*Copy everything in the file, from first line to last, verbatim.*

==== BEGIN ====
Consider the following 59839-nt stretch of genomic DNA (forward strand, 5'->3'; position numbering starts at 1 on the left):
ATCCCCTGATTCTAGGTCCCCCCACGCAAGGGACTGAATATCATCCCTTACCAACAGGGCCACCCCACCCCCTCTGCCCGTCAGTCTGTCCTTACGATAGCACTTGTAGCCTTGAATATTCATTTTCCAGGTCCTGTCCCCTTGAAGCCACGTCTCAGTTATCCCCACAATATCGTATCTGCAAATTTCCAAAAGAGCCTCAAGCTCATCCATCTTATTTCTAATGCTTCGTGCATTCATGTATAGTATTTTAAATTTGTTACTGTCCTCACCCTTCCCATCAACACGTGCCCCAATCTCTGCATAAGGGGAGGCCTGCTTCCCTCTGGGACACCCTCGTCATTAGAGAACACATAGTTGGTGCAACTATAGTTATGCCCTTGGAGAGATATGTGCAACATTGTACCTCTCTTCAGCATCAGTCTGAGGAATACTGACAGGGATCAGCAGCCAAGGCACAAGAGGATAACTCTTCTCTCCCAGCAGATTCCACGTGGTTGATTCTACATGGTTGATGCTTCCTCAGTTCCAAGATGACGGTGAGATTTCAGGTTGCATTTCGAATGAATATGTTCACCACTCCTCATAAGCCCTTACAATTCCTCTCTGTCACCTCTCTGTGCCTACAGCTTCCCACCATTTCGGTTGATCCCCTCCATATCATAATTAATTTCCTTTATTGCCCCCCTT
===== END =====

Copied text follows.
Consider the following 59839-nt stretch of genomic DNA (forward strand, 5'->3'; position numbering starts at 1 on the left):
ATCCCCTGATTCTAGGTCCCCCCACGCAAGGGACTGAATATCATCCCTTACCAACAGGGCCACCCCACCCCCTCTGCCCGTCAGTCTGTCCTTACGATAGCACTTGTAGCCTTGAATATTCATTTTCCAGGTCCTGTCCCCTTGAAGCCACGTCTCAGTTATCCCCACAATATCGTATCTGCAAATTTCCAAAAGAGCCTCAAGCTCATCCATCTTATTTCTAATGCTTCGTGCATTCATGTATAGTATTTTAAATTTGTTACTGTCCTCACCCTTCCCATCAACACGTGCCCCAATCTCTGCATAAGGGGAGGCCTGCTTCCCTCTGGGACACCCTCGTCATTAGAGAACACATAGTTGGTGCAACTATAGTTATGCCCTTGGAGAGATATGTGCAACATTGTACCTCTCTTCAGCATCAGTCTGAGGAATACTGACAGGGATCAGCAGCCAAGGCACAAGAGGATAACTCTTCTCTCCCAGCAGATTCCACGTGGTTGATTCTACATGGTTGATGCTTCCTCAGTTCCAAGATGACGGTGAGATTTCAGGTTGCATTTCGAATGAATATGTTCACCACTCCTCATAAGCCCTTACAATTCCTCTCTGTCACCTCTCTGTGCCTACAGCTTCCCACCATTTCGGTTGATCCCCTCCATATCATAATTAATTTCCTTTATTGCCCCCCTT